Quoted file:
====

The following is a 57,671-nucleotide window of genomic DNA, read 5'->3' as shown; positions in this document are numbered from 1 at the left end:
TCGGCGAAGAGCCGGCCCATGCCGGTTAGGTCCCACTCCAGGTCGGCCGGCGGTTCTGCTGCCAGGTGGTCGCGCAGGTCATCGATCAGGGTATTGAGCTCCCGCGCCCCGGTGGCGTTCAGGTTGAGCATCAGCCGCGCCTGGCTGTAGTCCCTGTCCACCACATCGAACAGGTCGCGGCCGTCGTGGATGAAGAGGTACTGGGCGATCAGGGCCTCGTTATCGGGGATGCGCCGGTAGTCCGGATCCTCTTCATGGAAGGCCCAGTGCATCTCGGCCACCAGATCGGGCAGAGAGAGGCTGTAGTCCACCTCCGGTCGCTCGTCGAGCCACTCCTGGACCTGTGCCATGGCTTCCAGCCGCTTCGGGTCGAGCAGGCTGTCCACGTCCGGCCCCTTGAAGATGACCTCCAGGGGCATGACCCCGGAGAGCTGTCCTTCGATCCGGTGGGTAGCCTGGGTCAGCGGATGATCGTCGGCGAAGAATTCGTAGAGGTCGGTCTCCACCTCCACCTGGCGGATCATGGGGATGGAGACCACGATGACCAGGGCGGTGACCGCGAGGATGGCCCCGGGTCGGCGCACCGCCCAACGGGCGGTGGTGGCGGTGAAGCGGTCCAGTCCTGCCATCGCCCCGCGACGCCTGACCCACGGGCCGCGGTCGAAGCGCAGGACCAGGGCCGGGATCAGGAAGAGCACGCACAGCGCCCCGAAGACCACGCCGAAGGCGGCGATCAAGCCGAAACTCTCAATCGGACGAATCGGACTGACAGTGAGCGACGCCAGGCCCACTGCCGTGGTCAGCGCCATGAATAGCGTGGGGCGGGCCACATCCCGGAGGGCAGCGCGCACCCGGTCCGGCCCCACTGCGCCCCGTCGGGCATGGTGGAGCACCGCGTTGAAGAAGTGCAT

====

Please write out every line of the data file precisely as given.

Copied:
The following is a 57,671-nucleotide window of genomic DNA, read 5'->3' as shown; positions in this document are numbered from 1 at the left end:
TCGGCGAAGAGCCGGCCCATGCCGGTTAGGTCCCACTCCAGGTCGGCCGGCGGTTCTGCTGCCAGGTGGTCGCGCAGGTCATCGATCAGGGTATTGAGCTCCCGCGCCCCGGTGGCGTTCAGGTTGAGCATCAGCCGCGCCTGGCTGTAGTCCCTGTCCACCACATCGAACAGGTCGCGGCCGTCGTGGATGAAGAGGTACTGGGCGATCAGGGCCTCGTTATCGGGGATGCGCCGGTAGTCCGGATCCTCTTCATGGAAGGCCCAGTGCATCTCGGCCACCAGATCGGGCAGAGAGAGGCTGTAGTCCACCTCCGGTCGCTCGTCGAGCCACTCCTGGACCTGTGCCATGGCTTCCAGCCGCTTCGGGTCGAGCAGGCTGTCCACGTCCGGCCCCTTGAAGATGACCTCCAGGGGCATGACCCCGGAGAGCTGTCCTTCGATCCGGTGGGTAGCCTGGGTCAGCGGATGATCGTCGGCGAAGAATTCGTAGAGGTCGGTCTCCACCTCCACCTGGCGGATCATGGGGATGGAGACCACGATGACCAGGGCGGTGACCGCGAGGATGGCCCCGGGTCGGCGCACCGCCCAACGGGCGGTGGTGGCGGTGAAGCGGTCCAGTCCTGCCATCGCCCCGCGACGCCTGACCCACGGGCCGCGGTCGAAGCGCAGGACCAGGGCCGGGATCAGGAAGAGCACGCACAGCGCCCCGAAGACCACGCCGAAGGCGGCGATCAAGCCGAAACTCTCAATCGGACGAATCGGACTGACAGTGAGCGACGCCAGGCCCACTGCCGTGGTCAGCGCCATGAATAGCGTGGGGCGGGCCACATCCCGGAGGGCAGCGCGCACCCGGTCCGGCCCCACTGCGCCCCGTCGGGCATGGTGGAGCACCGCGTTGAAGAAGTGCAT